The rest do "when they deem the animal in a state to do so" but the petition calls for this to cover all domestic animals, regardless of their condition, and their owners notified.

"Whilst it is considered the unfortunate upset or distress the street clean may endure when scanning animals found in a bad way, the fact is they will handle these animals regardless of our proposed policy," it said. 

Cardiff council said dead dogs were scanned and taken to the pound, but not cats - which the authority has been petitioned about separately.

Neath Port Talbot said it was reviewing the situation in light of several requests, Blaenau Gwent said it had no plans to scan, as did Anglesey - stating it was not part of its street cleaning contract with a private firm.

RSPCA Cymru said it was "deeply sad" owners of many animals killed on the roads were "unable to locate them or learn their fate".

The charity wants to see mandatory identification of pets and their owners notified in when they are killed on highways.

Found on the BBC News website on 19th February 2017

7th July 2016


A new law came into force on 6th April 2016 which stated first and foremost that all dogs within England and Wales MUST be microchipped. 

The police and local authorities are tasked with policing compliance with the scheme, and all local authorities and police forces have been issued with an appropriate number of microchip scanners to be able to execute their duties effectively.


Importantly for all dog owners if the police or local authorities find a dog without a microchip since 6th April this year (assuming that the owner of the dog in question can be located), the owner will be given a further short window of opportunity to get their dog microchipped. If they still then fail to comply with the law, they will face a fine of up to £500 per dog.


Of course all responsible dog owners and dog lovers will welcome this new legislation as it is designed to provide a number of benefits that include:


  • Ownership disputes can be settled quickly and easily, and stolen dogs will become easier to trace or prove the provenance of.
  • The ownership details for any dog found lost or straying can be located with ease, greatly increasing the chances of a lost dog being reunited with their owner in a timely manner. This could ease the pressure on dog wardens and rehoming shelters, as it should reduce the amount of time that a dog will be under their care awaiting collection by their owners.
  • Compulsory microchipping should also greatly reduce the number of dogs that are dumped or abandoned every year, as the details of their original owners can be traced, and prosecution for neglect or abandonment will become easier.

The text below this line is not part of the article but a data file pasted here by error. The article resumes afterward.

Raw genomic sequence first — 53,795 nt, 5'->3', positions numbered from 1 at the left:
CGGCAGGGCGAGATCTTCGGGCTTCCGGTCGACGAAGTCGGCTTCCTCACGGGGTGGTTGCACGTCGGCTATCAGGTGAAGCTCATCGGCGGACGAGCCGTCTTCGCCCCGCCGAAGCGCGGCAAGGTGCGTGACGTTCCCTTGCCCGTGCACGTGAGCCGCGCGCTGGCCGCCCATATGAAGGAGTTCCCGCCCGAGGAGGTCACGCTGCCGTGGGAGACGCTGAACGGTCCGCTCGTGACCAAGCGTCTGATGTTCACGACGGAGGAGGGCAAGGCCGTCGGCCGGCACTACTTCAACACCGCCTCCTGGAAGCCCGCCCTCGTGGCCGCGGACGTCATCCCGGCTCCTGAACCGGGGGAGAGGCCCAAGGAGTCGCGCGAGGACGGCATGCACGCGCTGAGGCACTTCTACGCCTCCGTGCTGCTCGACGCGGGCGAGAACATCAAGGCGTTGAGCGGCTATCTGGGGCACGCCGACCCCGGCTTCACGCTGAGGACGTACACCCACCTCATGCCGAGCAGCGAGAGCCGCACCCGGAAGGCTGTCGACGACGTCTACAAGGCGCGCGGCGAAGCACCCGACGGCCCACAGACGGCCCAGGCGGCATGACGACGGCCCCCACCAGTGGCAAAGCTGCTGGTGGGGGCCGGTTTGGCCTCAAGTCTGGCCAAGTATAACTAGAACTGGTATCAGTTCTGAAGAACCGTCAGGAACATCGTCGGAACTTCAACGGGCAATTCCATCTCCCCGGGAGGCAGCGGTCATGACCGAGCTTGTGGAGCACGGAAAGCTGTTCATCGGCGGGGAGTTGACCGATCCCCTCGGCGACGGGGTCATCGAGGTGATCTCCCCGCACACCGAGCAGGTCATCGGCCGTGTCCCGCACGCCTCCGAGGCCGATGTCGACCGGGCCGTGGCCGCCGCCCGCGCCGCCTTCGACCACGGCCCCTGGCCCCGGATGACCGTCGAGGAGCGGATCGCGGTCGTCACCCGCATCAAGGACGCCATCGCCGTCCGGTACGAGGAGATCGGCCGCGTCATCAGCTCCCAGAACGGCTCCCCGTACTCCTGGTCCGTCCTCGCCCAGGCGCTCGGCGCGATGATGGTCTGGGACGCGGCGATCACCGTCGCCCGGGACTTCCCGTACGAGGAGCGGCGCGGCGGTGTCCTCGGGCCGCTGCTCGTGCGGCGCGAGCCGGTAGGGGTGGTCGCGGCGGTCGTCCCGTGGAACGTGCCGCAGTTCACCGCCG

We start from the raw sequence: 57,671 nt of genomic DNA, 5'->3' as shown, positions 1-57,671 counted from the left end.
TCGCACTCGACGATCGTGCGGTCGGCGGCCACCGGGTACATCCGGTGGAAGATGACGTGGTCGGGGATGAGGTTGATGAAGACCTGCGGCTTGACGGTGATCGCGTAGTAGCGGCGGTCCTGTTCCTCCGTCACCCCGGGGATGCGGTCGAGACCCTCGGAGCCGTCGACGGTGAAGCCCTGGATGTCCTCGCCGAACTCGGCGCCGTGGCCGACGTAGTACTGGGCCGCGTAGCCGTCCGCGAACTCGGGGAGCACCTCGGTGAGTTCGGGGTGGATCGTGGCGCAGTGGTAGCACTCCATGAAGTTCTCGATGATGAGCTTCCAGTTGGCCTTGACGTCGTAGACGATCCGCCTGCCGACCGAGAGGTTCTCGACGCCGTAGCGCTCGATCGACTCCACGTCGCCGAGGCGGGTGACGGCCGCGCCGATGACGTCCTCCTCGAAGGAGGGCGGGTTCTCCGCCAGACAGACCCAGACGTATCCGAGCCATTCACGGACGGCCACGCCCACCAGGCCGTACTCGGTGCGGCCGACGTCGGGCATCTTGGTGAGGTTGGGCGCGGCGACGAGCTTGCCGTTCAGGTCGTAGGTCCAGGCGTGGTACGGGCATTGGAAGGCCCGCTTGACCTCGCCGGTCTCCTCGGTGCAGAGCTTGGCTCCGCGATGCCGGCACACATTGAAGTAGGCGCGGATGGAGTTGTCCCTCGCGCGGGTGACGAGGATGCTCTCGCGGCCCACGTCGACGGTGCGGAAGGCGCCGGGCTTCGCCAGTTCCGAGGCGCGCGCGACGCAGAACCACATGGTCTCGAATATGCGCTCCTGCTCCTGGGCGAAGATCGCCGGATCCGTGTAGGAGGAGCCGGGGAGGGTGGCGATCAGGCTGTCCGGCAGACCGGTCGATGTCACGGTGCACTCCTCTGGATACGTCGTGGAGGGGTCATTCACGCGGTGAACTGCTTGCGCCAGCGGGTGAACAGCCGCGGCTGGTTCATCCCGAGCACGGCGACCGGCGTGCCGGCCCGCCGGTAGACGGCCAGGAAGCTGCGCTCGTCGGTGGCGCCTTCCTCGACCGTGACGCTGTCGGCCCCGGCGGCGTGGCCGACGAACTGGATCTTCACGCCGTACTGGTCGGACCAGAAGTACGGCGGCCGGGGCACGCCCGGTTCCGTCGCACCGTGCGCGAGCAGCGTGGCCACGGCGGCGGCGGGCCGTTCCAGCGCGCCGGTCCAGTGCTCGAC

Your dog (and indeed your cat) is probably already microchipped. But is the information stored on the chip up to date? If you've moved home or changed your contact details, such as your landline and/or mobile phone number since the original microchip was implanted, then the data stored on the microchipping database won't match your current details and could result in difficulty tracing you.


The National Dog Warden Association says that 40% of the microchipped dogs they take in have missing or inaccurate information held about their owners on the databases, making reuniting a microchipped dog with its owner as hard in some cases as it can be for dogs that are not microchipped at all.

31st March 2016

Something only cat owners will understand!


The Cat's Version of the Rules

BATHROOMS: Always accompany your humans and their house guests to the bathroom. It is not necessary to do anything. Just sit and stare.


DOORS: Do not allow any closed doors in any room. To get the door open, stand on hind legs and hammer with forepaws. Once door is opened, it is not necessary to use it. After you have ordered an "outside" door opened, stand halfway in and out and think about several things. This is particularly important during very cold or exceptionally wet or windy weather.


CHAIRS AND RUGS: If you feel the urge to throw up, get to a chair or bed quickly. If you cannot manage in time, get to an oriental rug. If there is no oriental rug, shagpile is good too. When throwing up on any carpet, make sure you back up so the trail is as long as your human's bare foot.


HAMPERING: If one of your humans is engaged in some activity, and the other is idle, stay with the busy one. This is called "helping", otherwise known as "hampering". Here are some of the basic rules for maximum hampering: